|Publication number||US5176496 A|
|Application number||US 07/766,297|
|Publication date||Jan 5, 1993|
|Filing date||Sep 27, 1991|
|Priority date||Sep 27, 1991|
|Publication number||07766297, 766297, US 5176496 A, US 5176496A, US-A-5176496, US5176496 A, US5176496A|
|Inventors||Victor H. S. Correia, Richard W. Albrecht|
|Original Assignee||General Electric Company|
|Export Citation||BiBTeX, EndNote, RefMan|
|Patent Citations (7), Referenced by (30), Classifications (7), Legal Events (4)|
|External Links: USPTO, USPTO Assignment, Espacenet|
The present invention relates to gas turbine engines and, more particularly, to mounting arrangements for turbine nozzles.
Turbine nozzles within a gas turbine engine provide the function of directing and/or re-directing hot gas flow from a turbine engine combustor into a more efficient direction for impinging on and effecting rotation of turbine rotor stages. A nozzle comprises a plurality of radially extending airfoils arranged circumferentially about an engine axis, the airfoils being supported by radially inner and outer circumferential bands. Either the inner or outer band may include some form of flange for coupling the nozzle to a stationary engine mounting structure. In general, a plurality of turbine nozzles is interleaved with a plurality of turbine rotor stages. At least some of the nozzles are supported only at their radially outer band in essentially a cantilever type arrangement since their radially inner band extends adjacent a rotating engine structure to which the turbine rotor stages are attached. The directing process performed by the nozzles also accelerates gas flow resulting in a static pressure reduction between inlet and outlet planes and high pressure loading of the nozzles. Additionally, the nozzles experience high thermal gradients from the hot combustion gases and the coolant air at the radial mounting surfaces.
In common mounting systems, the turbine nozzle may be attached by bolts or a combination of bolts and some form of clamping arrangement to an engine support structure. In some stages, such as the first stage nozzle, the nozzle is attached to the engine stationary structure via a radially inner mount or flange structure coupled to the inner band. The radially outer band is not mechanically retained but is supported against axial forces by a circumferential engine flange. In other stages, such as stage 2 of an engine, the nozzle may be attached at its radially outer band but be free at its radially inner band.
In either design, the use of bolts and clamps at circumferential locations about a nozzle band act as a restriction to the band, which band is hotter than the structure to which it is attached, causing radial bowing of the outer band of the nozzle and stressing of the airfoils attached to the band. Such stressing of the airfoils may lead to formation of cracks in the airfoil trailing edge.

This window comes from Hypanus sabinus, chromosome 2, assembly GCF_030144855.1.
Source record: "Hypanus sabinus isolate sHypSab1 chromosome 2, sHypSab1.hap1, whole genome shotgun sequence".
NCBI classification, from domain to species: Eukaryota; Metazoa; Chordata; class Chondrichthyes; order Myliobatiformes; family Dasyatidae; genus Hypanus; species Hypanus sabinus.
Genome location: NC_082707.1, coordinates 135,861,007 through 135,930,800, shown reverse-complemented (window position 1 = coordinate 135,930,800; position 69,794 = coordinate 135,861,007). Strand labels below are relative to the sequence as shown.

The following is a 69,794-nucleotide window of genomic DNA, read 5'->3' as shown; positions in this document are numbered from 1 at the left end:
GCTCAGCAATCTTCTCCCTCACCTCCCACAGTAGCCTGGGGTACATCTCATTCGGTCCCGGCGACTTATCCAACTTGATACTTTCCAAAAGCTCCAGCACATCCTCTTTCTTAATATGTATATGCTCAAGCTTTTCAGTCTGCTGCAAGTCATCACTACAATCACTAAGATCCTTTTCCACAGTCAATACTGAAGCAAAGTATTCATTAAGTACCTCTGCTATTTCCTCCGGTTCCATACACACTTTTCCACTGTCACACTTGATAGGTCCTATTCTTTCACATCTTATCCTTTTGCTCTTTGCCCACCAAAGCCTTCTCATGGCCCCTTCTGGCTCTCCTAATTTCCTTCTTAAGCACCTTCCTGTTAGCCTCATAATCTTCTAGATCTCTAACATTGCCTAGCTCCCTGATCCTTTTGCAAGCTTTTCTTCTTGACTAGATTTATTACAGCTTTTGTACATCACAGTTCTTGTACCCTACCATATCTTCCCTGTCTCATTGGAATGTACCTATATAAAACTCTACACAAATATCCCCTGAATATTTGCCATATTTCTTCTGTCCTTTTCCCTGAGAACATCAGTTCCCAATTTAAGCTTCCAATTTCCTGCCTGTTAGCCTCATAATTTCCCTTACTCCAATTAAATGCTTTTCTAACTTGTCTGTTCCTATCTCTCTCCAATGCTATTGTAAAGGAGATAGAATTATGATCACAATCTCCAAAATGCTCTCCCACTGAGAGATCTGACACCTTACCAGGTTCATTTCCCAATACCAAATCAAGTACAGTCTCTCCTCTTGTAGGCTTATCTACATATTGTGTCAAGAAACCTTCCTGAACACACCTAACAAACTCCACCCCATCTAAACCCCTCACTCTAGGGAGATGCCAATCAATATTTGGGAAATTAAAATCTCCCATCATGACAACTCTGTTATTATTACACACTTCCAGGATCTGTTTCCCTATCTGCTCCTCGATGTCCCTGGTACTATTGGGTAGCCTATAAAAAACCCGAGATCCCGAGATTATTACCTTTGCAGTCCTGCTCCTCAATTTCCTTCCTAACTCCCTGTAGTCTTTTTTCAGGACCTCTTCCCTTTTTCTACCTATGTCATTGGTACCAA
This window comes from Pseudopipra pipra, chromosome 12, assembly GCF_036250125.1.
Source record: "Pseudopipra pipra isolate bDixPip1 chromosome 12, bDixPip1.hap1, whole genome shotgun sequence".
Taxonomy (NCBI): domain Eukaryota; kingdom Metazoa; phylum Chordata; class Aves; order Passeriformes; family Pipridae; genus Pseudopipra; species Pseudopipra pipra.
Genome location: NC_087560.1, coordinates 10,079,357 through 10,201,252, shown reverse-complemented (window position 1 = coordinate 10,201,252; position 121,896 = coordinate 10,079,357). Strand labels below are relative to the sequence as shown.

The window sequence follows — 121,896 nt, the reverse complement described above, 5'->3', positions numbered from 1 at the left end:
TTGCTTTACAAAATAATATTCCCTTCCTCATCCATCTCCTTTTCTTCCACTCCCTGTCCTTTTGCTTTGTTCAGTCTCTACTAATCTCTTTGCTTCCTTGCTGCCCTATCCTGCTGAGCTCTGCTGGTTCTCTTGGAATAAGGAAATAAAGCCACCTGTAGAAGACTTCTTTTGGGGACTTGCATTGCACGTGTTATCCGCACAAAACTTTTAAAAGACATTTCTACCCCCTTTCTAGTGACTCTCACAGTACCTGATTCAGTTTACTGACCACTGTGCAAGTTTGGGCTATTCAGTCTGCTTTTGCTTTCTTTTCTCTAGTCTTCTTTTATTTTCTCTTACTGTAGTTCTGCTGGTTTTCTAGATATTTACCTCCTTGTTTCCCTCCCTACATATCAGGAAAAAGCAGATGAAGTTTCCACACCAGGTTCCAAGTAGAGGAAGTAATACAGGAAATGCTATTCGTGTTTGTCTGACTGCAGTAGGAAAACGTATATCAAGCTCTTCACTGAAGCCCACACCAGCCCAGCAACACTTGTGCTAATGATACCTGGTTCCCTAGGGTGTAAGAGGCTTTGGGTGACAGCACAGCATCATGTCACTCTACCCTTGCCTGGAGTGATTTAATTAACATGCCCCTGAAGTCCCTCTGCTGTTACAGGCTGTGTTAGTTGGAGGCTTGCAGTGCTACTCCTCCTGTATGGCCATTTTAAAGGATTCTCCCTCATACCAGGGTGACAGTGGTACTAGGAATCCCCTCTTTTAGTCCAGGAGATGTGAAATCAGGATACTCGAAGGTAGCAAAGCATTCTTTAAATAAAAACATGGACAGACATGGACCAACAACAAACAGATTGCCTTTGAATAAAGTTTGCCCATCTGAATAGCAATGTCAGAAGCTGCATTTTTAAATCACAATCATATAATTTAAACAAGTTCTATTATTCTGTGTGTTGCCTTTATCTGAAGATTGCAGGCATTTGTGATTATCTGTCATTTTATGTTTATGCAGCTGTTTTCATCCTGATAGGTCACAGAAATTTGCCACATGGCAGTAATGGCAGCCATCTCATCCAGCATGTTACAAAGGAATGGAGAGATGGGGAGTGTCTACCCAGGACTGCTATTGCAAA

The present invention overcomes the above mentioned disadvantages as well as others of bolted or clamped turbine nozzles by eliminating such bolting and clamping while providing a positive attachment between a turbine nozzle and an adjacent engine support structure. In one form, the inventive turbine nozzle attachment comprises a nozzle mount having a radial and tangential load carrying hook and a radial load carrying land. The nozzle hook fits onto a stud in a stationary nozzle support, the stud being adapted for carrying the tangential and radial load from a respective one of a plurality of nozzle segments. The plurality of nozzle segments are joined circumferentially to form an annular turbine nozzle. Each nozzle segment includes a nozzle mount for coupling to a corresponding stud. Each nozzle segment further includes the radial land on one circumferential end of the mount and a circumferentially extending support member on an opposite circumferential end of the segment. The radial support member of one segment rests on the land of an adjacent segment. The gas loads on the nozzle segments cause each segment to load up on the support studs in the tangential and radial directions. The support members on each opposite segment end load radially downward on a land of an adjacent segment. The axial load is taken by the axially aft surfaces of the support member and hook against the stationary, radially outer nozzle support. One advantage of this turbine nozzle mounting arrangement is the elimination of tangential stiffness, as compared to the prior bolted design, thus minimizing the stresses induced in the airfoil trailing edge due to thermal distortion of the nozzle mount. Another advantage is a lighter weight design having fewer parts and easier assembly and disassembly.